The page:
Toy and Miniatures Museum
Date visited 05 July 2017.
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A nice museum, but, sadly, it closed at 4:00 p.m., not 5:00 p.m. as most museums and attractions.
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This display spun slowlly, revealing many wonderful toys from one's childhood.
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Cowboy and Indian figures from the 1920.
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George and Martha Washington dolls.
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A "Groednertal" doll from about 1825, named for the German region from which it originated. This one is 26 inches tall, though they could be very small for doll houses.
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Dressed in Paul Bunyan garb, this doll was made about 1935 by artists in the Works Progress Administration (WPA). It was labeled "Minnesota Lumberjack W887 Craftsmen." WPA dolls were used in department store displays and as visual aids in elementary schools.
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The WPA Abraham Lincoln doll was described as "Minneapolis Handicraft Project Abraham Lincoln Doll W731."
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19th century dolls representing the hierarchy of 19th century social structure.
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Dollhouse dolls. Ceramic was popular in the latter hald of the 19th century. Realistic details were portrayed.
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"Ray guns."
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More "ray guns." Some even sparked when their triggers were pulled.
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As the label says, doll food (for doll houses).
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A six-story doll apartment house. This one even was wired for electricity, including outside lighting.
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Made in Germany, this elaborate doll house was sold in the FAO Schwarz high-end toy store in New York City. A German coin was found in the base when it was removed from this doll house, possibly placed there originally for good luck.
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Isabella Frazier Dollhouse from about 1870.
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Madame St. Quentin Dollhouse made in England around 1856 - 1858. It has 19 rooms.
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Coleman Dollhouse from about 1865, made for a rich iron baron in Lebanon, Pennsylvania. Made of wood, it is painted with a sand paint to mimic stone. Because metal piping was found in it, curators believe it had gas lighting.
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Noah stands alongside a very large doll house.
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Dollhouse glassware.
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Miniature (doll-house sized) pistols.
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Miniature grandfather clock for a doll house.
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Victorian dollhouse dolls.
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There was a special area devoted to "The Wizard of Oz," including the movie with Judy Garland as Dorothy.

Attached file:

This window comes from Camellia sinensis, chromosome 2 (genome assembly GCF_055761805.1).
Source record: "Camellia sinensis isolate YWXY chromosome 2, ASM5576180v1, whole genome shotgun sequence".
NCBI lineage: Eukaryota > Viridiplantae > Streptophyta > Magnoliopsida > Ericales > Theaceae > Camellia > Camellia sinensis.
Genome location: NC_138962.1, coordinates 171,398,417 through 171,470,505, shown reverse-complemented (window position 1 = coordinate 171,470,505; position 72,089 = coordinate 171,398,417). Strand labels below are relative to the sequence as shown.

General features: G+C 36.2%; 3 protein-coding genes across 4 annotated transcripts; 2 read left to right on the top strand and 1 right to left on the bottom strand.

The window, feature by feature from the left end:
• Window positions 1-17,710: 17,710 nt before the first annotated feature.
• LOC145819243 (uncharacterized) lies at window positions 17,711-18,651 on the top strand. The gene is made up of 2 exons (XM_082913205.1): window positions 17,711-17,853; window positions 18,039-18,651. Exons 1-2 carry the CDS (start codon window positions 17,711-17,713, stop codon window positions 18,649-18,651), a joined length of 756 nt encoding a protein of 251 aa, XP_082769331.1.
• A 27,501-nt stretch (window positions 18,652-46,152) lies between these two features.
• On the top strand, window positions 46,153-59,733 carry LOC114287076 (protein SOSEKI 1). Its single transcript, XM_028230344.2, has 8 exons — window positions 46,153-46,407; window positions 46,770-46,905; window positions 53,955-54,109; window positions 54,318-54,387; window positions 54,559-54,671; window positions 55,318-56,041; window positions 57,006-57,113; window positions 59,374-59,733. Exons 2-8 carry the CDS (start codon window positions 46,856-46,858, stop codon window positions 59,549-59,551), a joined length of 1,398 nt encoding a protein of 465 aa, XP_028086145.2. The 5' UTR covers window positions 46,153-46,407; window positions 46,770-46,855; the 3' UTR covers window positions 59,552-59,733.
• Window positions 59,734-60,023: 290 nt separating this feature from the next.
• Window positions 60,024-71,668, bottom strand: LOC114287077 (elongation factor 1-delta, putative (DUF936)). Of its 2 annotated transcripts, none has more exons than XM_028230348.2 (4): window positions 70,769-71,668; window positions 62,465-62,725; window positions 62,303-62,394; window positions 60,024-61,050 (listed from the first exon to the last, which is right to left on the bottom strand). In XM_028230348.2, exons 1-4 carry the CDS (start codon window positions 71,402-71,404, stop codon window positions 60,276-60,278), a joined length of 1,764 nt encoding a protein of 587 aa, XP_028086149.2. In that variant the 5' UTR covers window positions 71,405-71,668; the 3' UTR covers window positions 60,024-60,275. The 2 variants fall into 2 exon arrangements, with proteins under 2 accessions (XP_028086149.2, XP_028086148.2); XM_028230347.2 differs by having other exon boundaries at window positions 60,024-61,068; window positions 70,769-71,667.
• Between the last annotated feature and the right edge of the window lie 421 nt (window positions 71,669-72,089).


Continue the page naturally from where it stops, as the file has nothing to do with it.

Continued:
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Frank L. Baum.
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1985 Princess Mombi costume worn by Jean Marsh in the Disney film "Return to Oz."
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1974 Yellow Brick Road dancer costume worn in Broadway's "The Wiz," winner of seven Tony awards. The gloves in the lower left were worn by the Tin Man in the show.
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Grandpa Roy puts up his Lionel train each year around the Christmas tree.
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These toys were made of cast iron.
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Cast iron banks. Most moved, shooting a coin into the bank, encouraging children to save their pennies.
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Snow White and the Seven Dwarves.
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Charlie Mcarthy, a copy of Edgar Bergan's famous dummy.
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Tinker toys were popular years before Lego arrived. Grandpa Roy remembers they always came in a round can such as the one shown here.
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Another popular toy Grandpa Roy had when he was young.
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This particular Erector Set has the motor (seen in the left part of the box) that allowed a child to make fancy moving devices, such as miniature Ferris wheels.
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In the 1950s and 1960s, chemistry and microscope kits for youth came with actual real chemicals, not the worthless powders of today. This particular microscope was a more advanced model.
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GI Joe, the attempt to get boys to play with dolls.
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Brig Argus by Lloyd McCaffery. The actual brig participated in the War of 1812 and was captured by HMS Pelican in 1813. One inch in this model represents 16 feet in full-scale. It is cut away to show the ship's interior detail.
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Royal Caroline by Lloyd McCaffery. Each inch equal 32 feet of the full-scale yacht. The original yacht was used by the British royal family between 1749 and 1820.
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Cabbage Patch doll.